GEN. SCOWCROFT: And I don’t know how much, in fact, but if you read the papers, the government can find out what anyone of you, who you’re communicating with, what you’re saying and so on and so forth. That is the power of government that we haven’t ever even approached in history before. And that gives the government huge powers. Aha – you’ve been doing stuff that’s illegal.
MR. SCHWARTZ: Yeah, we live in a world of radical transparency. I think that is true. I think that it true.
GEN. SCOWCROFT: And I think it’s a two-way sword. And that gets back to the fundamental question we have.
MR. SCHWARTZ: Ed Snowden turned it on its head.
GEN. SCOWCROFT: How do you make – how do you make this a force for good rather than a force for evil?
MR. KEMPE: So you had a super-empowered government uncloaked by a super-empowered individual, Snowden.
MR. SCHWARTZ: Walked off with a laptop.
GEN. SCOWCROFT: Exactly.
MR. HO: I – yeah, I got a slightly different take, and perhaps we should look at technology and its relationship to the nation as well its relationship to the government. I think we talk about technology as if it’s today either the panacea or the source of all our problems. In fact, I think there’s a danger that governments see technology as the fix. You know, you got a problem, use technology and you solve the problem.
I think in future, the smart governments will be ones in which they understand that technology both has upsides and downsides, but technology must be put within a particular setting. That means not just the technology, but how does it work with people, how does it work with regulations, and then put it all together because this is very complex system. You – if you just say the Internet will solve all my problems or social media will solve all my problems, you forget that there are also consequences in terms of how the people will use that technology. So they have to look at it in a much more holistic way.
And I think this is going to be a big challenge for governments going forward, how to use technology, not in and of itself but in connection with other tools that they have at its disposal, the ability to manage behavior. You know there’s been in the newspapers talk about behavioral insights groups and nudge, you know, how to use that. And you have to combine these things. I think the problem is we think technology is a fix, and if it – if it – there are problems, we just throw more and more technology or we say technology has failed. Technology is just an enabler.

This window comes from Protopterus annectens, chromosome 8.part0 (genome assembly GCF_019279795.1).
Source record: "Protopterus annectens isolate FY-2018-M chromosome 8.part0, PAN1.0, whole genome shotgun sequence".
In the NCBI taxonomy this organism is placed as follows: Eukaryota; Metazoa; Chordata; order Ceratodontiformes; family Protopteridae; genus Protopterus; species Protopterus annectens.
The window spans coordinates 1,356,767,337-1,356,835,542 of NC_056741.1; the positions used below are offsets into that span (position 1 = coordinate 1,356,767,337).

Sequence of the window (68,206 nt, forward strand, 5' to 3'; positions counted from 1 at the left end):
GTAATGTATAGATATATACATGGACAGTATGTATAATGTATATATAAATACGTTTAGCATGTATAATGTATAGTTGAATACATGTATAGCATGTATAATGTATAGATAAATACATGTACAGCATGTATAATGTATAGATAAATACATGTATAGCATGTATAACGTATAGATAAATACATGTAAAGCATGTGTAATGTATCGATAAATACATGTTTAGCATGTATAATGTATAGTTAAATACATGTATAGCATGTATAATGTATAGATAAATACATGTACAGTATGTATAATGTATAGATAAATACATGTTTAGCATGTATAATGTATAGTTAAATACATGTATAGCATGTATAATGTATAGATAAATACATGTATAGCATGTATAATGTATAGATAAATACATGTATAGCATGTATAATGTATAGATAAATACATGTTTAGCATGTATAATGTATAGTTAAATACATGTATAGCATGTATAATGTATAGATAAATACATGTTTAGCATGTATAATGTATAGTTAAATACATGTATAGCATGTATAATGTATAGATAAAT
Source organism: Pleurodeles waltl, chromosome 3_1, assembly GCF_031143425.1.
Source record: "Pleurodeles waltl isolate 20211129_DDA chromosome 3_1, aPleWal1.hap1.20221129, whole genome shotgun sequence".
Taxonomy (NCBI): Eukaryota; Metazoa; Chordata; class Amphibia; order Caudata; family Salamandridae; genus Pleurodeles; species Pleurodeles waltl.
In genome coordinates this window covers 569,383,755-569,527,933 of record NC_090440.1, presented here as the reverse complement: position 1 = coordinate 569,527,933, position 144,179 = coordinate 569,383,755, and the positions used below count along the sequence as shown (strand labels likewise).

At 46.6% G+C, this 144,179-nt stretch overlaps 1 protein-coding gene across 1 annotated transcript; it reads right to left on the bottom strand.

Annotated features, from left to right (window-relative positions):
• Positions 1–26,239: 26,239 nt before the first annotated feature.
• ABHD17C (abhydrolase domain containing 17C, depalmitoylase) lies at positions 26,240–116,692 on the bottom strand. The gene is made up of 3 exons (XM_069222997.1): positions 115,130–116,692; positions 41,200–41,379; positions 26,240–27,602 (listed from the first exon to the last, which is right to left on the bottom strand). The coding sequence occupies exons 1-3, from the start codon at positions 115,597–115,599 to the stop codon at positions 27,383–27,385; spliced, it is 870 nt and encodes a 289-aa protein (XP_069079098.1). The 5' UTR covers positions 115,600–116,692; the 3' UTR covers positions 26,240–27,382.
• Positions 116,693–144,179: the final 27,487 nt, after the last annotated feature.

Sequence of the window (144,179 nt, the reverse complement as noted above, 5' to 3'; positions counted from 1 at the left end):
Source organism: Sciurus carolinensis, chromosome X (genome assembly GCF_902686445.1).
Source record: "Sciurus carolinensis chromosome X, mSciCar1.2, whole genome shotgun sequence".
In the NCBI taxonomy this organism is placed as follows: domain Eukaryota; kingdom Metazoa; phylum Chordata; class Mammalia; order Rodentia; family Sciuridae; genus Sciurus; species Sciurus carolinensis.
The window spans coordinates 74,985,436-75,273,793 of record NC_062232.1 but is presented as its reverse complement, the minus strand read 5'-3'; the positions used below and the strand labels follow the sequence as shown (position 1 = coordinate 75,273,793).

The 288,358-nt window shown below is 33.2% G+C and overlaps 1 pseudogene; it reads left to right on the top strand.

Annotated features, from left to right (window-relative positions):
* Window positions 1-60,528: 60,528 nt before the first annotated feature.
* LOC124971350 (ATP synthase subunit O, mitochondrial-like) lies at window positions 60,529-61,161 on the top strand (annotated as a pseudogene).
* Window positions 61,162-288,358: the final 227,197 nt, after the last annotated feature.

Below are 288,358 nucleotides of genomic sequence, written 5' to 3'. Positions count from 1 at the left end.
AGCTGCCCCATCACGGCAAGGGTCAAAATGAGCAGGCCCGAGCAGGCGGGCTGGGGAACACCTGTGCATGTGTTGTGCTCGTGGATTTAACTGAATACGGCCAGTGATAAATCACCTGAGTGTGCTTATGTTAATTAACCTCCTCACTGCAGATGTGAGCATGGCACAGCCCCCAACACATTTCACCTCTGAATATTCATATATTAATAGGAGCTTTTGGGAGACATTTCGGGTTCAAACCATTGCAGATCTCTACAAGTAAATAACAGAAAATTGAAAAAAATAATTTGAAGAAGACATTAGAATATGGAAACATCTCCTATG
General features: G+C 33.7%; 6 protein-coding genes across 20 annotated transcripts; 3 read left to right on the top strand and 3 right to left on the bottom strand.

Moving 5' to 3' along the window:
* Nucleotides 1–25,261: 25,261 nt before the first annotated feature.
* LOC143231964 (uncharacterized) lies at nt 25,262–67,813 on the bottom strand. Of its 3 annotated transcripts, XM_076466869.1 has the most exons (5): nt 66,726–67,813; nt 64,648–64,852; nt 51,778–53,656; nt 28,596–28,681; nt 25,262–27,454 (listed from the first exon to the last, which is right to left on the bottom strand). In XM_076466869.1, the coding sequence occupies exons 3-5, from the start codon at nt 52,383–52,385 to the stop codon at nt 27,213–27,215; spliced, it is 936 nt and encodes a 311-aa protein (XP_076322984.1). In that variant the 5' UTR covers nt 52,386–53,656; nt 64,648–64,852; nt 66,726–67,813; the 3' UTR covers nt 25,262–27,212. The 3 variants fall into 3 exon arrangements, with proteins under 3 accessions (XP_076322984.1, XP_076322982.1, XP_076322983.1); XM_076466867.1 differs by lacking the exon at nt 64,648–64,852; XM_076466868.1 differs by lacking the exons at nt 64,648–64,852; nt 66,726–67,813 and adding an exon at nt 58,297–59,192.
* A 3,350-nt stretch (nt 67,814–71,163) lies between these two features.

MR. SCHWARTZ: But Peter, look, you have the experience of Singapore of the last general election, OK? And it was a remarkable event that happened in that general election. Singapore has been driven by great political leadership, great bureaucratic leadership, but leadership that thought that it knew best for what the people – what was really good for the people of Singapore and delivered it. Well, Singapore is now almost 50 years old, people are beginning to say, you know, I have some idea about that. And yes, it was democratic, but it was a constrained democracy, right? You know, organizing opposition was a bit difficult and getting right to demonstrate and rally was a bit difficult, and the state controlled the newspapers and the television. And they were open and benign. It wasn’t authoritarian in any nasty sense.
But what happened in the last election? What happened in the last election, they said, look, this time you can use all the social media you want. You can organize on Facebook and Twitter, anywhere you want in the streets. And what happened? The results went from 85 percent for the government down to about 65 percent for the government. Now, they still get 65 percent of the vote. Many American politicians would be very happy with that outcome. But the real result of that is what I’m observing – I have spent a lot of time in Singapore and with the leaders – is they are now listening in ways that they never listened before. It isn’t that they weren’t attentive to people before, but they’re listening.
And what has now happened is that Singapore has become much more democratic in a really much more conventional sense. I said to the prime minister after that last election, I said, look, this was a family-run business before, and now you’ve gone public. (Laughter.) And, you know, you’ve got shareholders who are watching and demanding results in ways that they never have before. And I think, in a sense, even in a place as benign and forward-looking as Singapore, these technologies have opened the game.